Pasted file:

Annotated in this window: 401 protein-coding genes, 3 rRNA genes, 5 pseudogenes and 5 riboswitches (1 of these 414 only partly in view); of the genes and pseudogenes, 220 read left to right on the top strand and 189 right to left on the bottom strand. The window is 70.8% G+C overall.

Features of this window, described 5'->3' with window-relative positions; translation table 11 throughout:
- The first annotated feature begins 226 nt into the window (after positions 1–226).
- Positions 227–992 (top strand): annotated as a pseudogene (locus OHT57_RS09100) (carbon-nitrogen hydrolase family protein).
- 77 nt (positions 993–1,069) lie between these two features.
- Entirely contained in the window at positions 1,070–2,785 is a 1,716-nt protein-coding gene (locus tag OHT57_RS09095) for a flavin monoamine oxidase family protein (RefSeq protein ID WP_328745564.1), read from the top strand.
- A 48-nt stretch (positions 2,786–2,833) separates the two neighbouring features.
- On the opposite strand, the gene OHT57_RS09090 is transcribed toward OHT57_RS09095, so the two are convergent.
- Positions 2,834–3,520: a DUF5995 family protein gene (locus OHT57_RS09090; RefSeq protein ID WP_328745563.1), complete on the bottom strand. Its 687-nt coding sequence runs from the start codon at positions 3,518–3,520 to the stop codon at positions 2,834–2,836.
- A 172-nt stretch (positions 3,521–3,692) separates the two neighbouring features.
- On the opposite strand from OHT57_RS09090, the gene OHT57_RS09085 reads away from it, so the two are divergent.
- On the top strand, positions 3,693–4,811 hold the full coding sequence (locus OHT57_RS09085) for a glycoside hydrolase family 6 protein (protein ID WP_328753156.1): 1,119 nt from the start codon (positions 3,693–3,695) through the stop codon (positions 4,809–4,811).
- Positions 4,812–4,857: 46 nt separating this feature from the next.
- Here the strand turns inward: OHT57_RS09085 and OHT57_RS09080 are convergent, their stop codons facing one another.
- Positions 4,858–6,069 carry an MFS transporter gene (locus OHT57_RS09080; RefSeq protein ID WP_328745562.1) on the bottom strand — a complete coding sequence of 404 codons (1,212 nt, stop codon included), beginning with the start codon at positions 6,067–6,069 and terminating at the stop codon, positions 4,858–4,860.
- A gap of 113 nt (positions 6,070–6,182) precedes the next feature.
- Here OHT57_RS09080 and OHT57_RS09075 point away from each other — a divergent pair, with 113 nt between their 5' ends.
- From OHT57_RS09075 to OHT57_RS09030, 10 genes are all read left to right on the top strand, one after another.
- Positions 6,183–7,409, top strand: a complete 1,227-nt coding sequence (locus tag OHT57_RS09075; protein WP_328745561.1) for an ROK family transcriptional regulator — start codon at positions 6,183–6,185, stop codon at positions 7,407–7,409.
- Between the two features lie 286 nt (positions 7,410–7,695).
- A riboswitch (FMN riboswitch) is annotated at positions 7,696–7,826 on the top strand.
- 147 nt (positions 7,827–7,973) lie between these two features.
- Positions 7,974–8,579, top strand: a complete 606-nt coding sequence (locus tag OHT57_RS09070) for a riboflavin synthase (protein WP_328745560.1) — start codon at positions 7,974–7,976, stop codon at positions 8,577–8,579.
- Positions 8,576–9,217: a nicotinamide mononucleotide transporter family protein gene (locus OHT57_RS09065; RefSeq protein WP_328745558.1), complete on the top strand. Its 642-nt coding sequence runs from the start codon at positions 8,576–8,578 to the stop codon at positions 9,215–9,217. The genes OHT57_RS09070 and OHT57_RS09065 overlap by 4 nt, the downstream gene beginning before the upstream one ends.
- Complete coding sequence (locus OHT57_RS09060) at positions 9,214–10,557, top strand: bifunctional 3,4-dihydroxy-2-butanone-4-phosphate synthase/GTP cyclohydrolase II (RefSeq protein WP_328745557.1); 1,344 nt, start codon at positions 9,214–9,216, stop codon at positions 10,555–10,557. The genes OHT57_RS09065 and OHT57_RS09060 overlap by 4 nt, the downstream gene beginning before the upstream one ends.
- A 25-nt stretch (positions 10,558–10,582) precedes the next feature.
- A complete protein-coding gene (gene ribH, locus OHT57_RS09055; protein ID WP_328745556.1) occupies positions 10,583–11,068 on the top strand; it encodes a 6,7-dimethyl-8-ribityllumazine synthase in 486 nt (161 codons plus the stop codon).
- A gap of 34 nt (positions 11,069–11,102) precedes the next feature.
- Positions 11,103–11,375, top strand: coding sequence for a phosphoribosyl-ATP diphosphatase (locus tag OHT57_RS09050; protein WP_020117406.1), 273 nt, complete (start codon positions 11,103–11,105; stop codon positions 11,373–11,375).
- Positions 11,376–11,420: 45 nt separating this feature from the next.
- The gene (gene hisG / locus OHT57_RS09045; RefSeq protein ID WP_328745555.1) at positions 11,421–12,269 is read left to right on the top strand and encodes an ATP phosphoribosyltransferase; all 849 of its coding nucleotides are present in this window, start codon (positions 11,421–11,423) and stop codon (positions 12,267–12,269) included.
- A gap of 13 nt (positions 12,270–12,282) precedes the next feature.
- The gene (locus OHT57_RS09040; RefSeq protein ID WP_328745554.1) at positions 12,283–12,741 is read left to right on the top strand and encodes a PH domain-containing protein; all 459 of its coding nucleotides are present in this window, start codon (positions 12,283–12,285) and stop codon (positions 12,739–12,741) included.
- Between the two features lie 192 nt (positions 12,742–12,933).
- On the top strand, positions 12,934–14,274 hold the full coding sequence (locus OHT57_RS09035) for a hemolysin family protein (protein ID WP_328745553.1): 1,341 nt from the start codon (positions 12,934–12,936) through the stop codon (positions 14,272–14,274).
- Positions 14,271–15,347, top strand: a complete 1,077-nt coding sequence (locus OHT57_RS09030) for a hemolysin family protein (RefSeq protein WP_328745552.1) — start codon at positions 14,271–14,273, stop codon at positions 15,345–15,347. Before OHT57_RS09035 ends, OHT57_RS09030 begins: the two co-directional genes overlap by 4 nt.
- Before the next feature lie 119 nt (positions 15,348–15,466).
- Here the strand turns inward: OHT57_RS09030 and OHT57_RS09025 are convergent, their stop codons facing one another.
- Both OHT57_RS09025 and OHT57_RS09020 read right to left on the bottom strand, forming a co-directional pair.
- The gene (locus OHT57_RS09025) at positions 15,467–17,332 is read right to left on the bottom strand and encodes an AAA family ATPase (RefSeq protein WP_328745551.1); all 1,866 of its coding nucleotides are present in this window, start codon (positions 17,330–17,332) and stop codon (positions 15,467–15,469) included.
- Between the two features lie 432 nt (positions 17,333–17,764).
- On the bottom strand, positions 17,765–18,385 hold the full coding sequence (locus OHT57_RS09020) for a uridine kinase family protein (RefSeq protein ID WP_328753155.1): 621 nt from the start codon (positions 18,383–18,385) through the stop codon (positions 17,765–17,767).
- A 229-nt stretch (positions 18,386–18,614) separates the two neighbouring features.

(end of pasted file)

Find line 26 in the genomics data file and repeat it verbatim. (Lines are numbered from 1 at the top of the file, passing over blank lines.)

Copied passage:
- A 25-nt stretch (positions 10,558–10,582) precedes the next feature.